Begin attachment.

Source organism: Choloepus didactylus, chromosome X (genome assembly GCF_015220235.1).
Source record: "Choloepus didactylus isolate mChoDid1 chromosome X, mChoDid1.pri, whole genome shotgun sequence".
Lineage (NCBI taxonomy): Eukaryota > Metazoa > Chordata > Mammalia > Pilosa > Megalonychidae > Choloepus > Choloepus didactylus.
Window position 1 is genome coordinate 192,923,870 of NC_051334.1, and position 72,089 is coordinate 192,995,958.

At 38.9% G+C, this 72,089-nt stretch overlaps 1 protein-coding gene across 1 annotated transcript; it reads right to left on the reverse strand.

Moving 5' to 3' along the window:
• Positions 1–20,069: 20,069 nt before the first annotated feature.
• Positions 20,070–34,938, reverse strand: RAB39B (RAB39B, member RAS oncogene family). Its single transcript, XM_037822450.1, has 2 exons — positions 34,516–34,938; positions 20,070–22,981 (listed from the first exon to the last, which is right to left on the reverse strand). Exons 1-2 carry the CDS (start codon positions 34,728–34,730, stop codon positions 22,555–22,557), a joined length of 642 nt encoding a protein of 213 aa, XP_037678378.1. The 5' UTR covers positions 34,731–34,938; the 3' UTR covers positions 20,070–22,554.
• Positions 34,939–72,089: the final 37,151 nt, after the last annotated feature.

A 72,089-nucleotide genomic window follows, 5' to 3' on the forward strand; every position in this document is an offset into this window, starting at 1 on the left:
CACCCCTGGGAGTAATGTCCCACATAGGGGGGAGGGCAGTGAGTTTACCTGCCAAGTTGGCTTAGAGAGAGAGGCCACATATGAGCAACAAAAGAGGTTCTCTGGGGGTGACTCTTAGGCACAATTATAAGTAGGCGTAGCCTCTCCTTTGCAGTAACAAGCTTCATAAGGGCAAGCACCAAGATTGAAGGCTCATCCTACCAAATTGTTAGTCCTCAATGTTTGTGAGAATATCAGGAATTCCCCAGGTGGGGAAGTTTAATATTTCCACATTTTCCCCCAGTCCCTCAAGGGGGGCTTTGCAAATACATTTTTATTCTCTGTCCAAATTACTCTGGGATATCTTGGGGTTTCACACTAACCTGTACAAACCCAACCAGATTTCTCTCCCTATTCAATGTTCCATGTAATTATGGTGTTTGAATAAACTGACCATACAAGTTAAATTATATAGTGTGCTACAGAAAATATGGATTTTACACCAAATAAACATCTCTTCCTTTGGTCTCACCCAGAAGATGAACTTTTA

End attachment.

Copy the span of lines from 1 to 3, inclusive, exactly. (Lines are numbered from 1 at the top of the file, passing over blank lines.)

Source organism: Choloepus didactylus, chromosome X (genome assembly GCF_015220235.1).
Source record: "Choloepus didactylus isolate mChoDid1 chromosome X, mChoDid1.pri, whole genome shotgun sequence".
Lineage (NCBI taxonomy): Eukaryota > Metazoa > Chordata > Mammalia > Pilosa > Megalonychidae > Choloepus > Choloepus didactylus.